Ezzedine Choukri Fishere
Al Masry Al Youm Newspaper
“Someone asked me: ‘Should we build a Noah’s arc to take us all to the new state that we want to build?’ I said no. That was a good model in the old age, but now the evil ones will not allow you to build an arc. They will make fun of Noah’s people and will prevent you from completing the arc by taking the wood away and sabotaging it. They will turn people against you and distract you. They will record your conversations with the workers and broadcast it on TV as a subversive statement. If you continue with the construction, they might detain you, along with the animals and birds you collect. Did I say detain? I meant arrested and referred to court with an insulting the homeland charge, disfiguring its image and implying that there is a need to flee from it,” Fishere writes as an introduction to the article.
He takes Noah and the arc as a parody of the suggested solutions to the current political situation in Egypt. Fishere sees that seeking one solution to the problem is counter-productive. “Instead, we should build many lifeboats and learn to swim. They cannot stop all the boats since it’s a main method of transportation and they cannot prevent people from learning how to swim. When the flood comes, the lifeboats will be as good as the arc, if not leaner, faster and have greater abilities to manoeuvre,” Fishere writes.
The lifeboats represent the different political and social solutions and entities existing in the country. “Each person should choose whatever material they see fit, without criticising the other or bringing them down or insisting that only their boat will be able to survive. The boat can be small, fit for only a few people, or it can be big and fit dozens. It could be used for fishing or transporting people or distributing materials, or it can act as an ambulance or whatever you choose. It is important that you only have a boat and that you are part of a team so that you can find a place when escape is needed. Then the only thing left is some organisational effort between all the boats.”
Fishere explains that along with creating viable social and political entities, there are two more tasks that should be included in the process. First, people should have a clear vision of the needed solution or country so that Egyptians do not find themselves reiterating what they have done before. This will also allow people to have a clear direction when they need to escape a sticky situation. The second task is listening to the people’s concerns and demands and making sure they are included in the corrective process. “It is a great disillusion to consider ourselves guardians over others with the excuse of knowing more. Even Noah invited people to follow him, but did not force anyone on his arc,” Fishere writes.
“These three tasks of creating a vision, organising ourselves and listening to the people will not be done in a month or a year. Our vision of the future and the new world will surpass the generalisations of freedom, social justice, bread and human dignity. This vision will not be ready once it is written, but will invite objections and discussions, which is both natural and necessary. These objections and discussions are part of the crystallisation of the vision that everyone can share as a general dream. It will take time.”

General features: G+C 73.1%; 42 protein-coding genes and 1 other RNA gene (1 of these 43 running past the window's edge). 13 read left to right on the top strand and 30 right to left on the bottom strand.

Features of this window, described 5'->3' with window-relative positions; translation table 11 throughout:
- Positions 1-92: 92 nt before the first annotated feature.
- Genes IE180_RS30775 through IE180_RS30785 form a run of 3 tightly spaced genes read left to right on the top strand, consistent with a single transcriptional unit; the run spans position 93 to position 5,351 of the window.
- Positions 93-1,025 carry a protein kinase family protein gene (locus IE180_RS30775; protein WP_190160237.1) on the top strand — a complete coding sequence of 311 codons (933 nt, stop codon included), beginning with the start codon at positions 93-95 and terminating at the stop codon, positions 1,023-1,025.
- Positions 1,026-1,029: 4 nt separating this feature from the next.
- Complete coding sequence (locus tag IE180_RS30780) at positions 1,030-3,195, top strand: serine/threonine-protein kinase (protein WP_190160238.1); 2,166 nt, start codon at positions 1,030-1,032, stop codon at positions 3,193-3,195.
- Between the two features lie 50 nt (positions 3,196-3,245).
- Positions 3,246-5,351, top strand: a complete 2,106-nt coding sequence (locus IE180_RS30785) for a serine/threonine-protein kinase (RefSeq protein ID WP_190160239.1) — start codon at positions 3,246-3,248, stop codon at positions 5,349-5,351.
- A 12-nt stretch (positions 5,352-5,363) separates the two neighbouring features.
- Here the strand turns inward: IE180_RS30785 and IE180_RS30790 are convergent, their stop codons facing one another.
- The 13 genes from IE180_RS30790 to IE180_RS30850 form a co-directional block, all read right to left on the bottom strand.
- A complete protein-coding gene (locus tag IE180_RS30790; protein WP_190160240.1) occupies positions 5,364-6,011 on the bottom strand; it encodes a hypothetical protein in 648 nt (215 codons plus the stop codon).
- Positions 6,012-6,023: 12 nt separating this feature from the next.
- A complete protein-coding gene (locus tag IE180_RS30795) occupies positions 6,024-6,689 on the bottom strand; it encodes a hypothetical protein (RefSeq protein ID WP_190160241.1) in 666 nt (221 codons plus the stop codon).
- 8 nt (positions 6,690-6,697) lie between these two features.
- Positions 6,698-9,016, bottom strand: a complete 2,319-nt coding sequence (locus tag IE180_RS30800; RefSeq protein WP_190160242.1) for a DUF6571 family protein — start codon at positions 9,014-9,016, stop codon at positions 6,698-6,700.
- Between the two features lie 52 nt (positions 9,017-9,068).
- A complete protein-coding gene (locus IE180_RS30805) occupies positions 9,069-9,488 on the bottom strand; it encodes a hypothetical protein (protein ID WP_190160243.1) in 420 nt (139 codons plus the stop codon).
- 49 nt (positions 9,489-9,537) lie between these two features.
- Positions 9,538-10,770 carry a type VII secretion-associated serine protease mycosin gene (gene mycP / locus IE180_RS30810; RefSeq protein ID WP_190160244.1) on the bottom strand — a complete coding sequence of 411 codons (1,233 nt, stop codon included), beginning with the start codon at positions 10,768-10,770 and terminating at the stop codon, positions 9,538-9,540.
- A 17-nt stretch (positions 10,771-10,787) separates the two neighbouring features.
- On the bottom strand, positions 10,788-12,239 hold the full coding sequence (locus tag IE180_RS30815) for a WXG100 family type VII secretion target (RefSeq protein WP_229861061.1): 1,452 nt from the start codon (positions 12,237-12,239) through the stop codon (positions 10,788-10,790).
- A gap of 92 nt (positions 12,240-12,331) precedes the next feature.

He adds that organising people will also take time. “It is normal to differ over the answers to these questions, for people to divide and reunite and try some models which turn out to be mistakes, and so they try other models. All of this takes time. Listening to people as well and including their comments in the final destination will take time because we are not used to it. We got used to ignoring people because we know better or speaking to them to raise ‘awareness’ rather than listen to what they say,” Fishere writes.
He concludes his article by saying that this does not mean we have to submit to depression or despair, but instead to be patient.
We broke the regime
Wael Abdel Fatah
Columnist Wael Abdel Fatah reminisces about the past on the anniversary of Mubarak’s removal. “This time, three years ago, we broke a regime that used to oppress us and ruin our lives. It turned the whole country into a desert. Goods and presents were distributed on the regime’s lackeys. They deprived us of happiness. The regime became a Mafia after it became a gang. They convinced us that the lack of a regime means chaos and that accepting it means safety. That life in oppression is better than a path-seeking adventure,” Abdel Fatah writes.
He explains that the realisation that a broken system exists was a collective act and that the resistance still continues three years later. “Especially after some of the monsters were revived, coming back to seek revenge,” he writes. He adds that some are trying to exploit the people’s weariness to fulfil their twisted plans of reaching power. “We are exhausted from resisting more than the games played by the living dead. They snatch our necks like zombies, either we accept them as oppressors or they bestow upon us the bite of death.”
He explains that people did not realise it was a revolution when they demanded their rights, but the participation of millions made it so. “It was a revolution of pride and dignity that sought to restore shattered souls due to oppression and humiliation.”
He remembers people’s reactions when Omar Suleiman announced Mubarak’s removal and that the square was filled with cries of happiness. He finds it hard to forget such a day despite what has happened since the removal of Mubarak and that it will remain a great moment in time.